Learn How to Listen Better — And Win More Customers

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By Don Sturgill

Most of us don’t know how to listen.

Communications research shows that almost all of us consider our listening skills to be adequate – probably even above average.

Those same studies also reveal the reality: We comprehend about one-fourth of the information presented to us.

Consequently, most of us have a problem that is affecting all our relationships, both personally and professionally, yet it is a handicap we don’t often admit or even perceive.

How IBM’s CEO learned to listen

Sam Palmisano faced a language barrier after being assigned to lead IBM Japan. He found that his listening necessarily centered on one thing only: trying to understand the message the speaker was seeking to convey.

All other motives fell to the wayside. He wasn’t listening to “critique, convince, or object.” Palmisano was listening “solely for comprehension.”

Later, as CEO of IBM, Palmisano would reflect back on that experience and realize it was in Japan that he really learned the value of listening — and that the ability to listen helped to catapult his career.

Would improved listening skills help your company succeed?

Listening skills
via Chris Lewis

Here is an example from my own experience.

As a contributing writer, I was asked to sit in on a special meeting called by one of my clients. The company president delivered a wonderful monologue about messaging, and how important it is for all sectors of a company to maintain a consistent voice.

All fifty-some listeners nodded and agreed.

He then opened the floor to questions, and that is when the conversation effectively stopped.

After several writers from his in-house creative team pointed out that their messaging was being changed at the C-Suite level – that it didn’t matter what they said, it would never reach his desk intact – the president waved them down and refused to hear any further complaints.

Because he failed to listen, nothing changed.

Here are three guidelines for listening more effectively:

  • Practice listening solely to understand. Pay close attention to the speaker’s message; don’t worry about how you will respond.
  • Save objections and arguments for later. Your first response should consist of requests for clarification only. A corollary to skillful listening is the ability to ask excellent questions.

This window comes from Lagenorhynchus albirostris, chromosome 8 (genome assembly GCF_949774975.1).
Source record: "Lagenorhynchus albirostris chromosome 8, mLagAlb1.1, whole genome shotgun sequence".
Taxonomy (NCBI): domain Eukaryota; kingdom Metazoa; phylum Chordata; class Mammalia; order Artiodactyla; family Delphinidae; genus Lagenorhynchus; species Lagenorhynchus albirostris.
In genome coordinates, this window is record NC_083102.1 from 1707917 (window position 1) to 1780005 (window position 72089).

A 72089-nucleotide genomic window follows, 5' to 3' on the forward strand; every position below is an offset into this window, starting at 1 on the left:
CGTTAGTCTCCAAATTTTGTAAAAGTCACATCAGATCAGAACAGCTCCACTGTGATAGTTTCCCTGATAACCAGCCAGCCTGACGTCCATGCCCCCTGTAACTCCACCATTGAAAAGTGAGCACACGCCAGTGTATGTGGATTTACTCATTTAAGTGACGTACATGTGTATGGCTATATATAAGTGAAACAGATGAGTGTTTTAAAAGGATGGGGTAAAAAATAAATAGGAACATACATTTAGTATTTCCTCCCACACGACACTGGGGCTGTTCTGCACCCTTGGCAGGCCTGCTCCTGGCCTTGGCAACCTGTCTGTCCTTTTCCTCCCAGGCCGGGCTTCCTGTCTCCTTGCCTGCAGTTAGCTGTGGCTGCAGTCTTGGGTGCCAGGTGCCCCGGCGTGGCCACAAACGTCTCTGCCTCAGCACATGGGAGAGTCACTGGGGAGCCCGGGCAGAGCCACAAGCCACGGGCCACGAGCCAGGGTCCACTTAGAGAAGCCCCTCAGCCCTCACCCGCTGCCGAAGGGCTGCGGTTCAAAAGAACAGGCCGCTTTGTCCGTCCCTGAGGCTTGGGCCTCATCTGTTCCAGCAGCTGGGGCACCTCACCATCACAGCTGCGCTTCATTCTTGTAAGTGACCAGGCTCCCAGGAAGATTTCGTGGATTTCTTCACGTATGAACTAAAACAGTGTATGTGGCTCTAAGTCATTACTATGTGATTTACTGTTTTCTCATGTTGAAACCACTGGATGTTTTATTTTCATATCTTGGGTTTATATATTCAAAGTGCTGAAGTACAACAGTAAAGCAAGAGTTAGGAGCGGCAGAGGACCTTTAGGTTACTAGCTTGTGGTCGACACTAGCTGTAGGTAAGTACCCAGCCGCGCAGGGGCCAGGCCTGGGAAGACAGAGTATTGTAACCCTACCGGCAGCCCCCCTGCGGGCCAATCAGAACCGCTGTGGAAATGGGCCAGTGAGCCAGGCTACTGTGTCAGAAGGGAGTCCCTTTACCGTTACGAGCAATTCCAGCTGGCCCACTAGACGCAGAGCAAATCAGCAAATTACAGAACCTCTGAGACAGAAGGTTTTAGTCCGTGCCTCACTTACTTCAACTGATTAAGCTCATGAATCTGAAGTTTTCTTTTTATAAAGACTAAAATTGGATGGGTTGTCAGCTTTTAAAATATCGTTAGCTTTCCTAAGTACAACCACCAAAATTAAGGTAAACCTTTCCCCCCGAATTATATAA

• Your listening will indicate your respect to the speaker. (An instant boost to the speaker’s appraisal of your attractiveness and intelligence.)

steps to better listening

Notes from the front line of sales: Listen to learn

Consider this example from someone whose career is based on the ability to listen:

Debbie White is a salesperson’s salesperson. She hired on to a sales team fresh out of high school, made rookie-of-the-year right off the bat, and has never looked back. I met Debbie at a seminar in Los Angeles, where she was managing a launch for motivational all-star, Les Brown. I loved hearing Les speak, but it was Debbie’s presentation that really piqued my interest. Here is what she said:

In my experience, having been involved in the sales of hundreds of millions of dollars in products and services over the years, the most important trait of every great salesperson, marketer, or leader is the ability to listen.

In every situation – whether with a prospect, a customer or in resolving a problem, we can only communicate and respond effectively by hearing our customer’s true core problems and never approaching the conversation with self-focused agendas.

Debbie then gave an example of how listening can improve the bottom line:

One of my clients sells online luxury vacation rentals in the Rivera Maya. We have seen a 25% increase in revenues, just by my working with the team to show them how to listen.

Every member of the sales staff must make a sincere commitment to really understand the potential customer’s needs.  When people feel heard, they can trust you enough to believe the solution your product or service offers will work for their problem.

Before they feel heard, you’re really only talking to yourself.

Listen to the customer
via Idaho Editor

Someone your business must always hear

In every business, it is crucial for the company to listen to customers.

Many companies approach the Internet backwards. They see social channels, pay-per-click advertising, and the company blog as another opportunity to get their message out.

There’s a better way to approach your customers online, though: View the Internet as an excellent place to listen.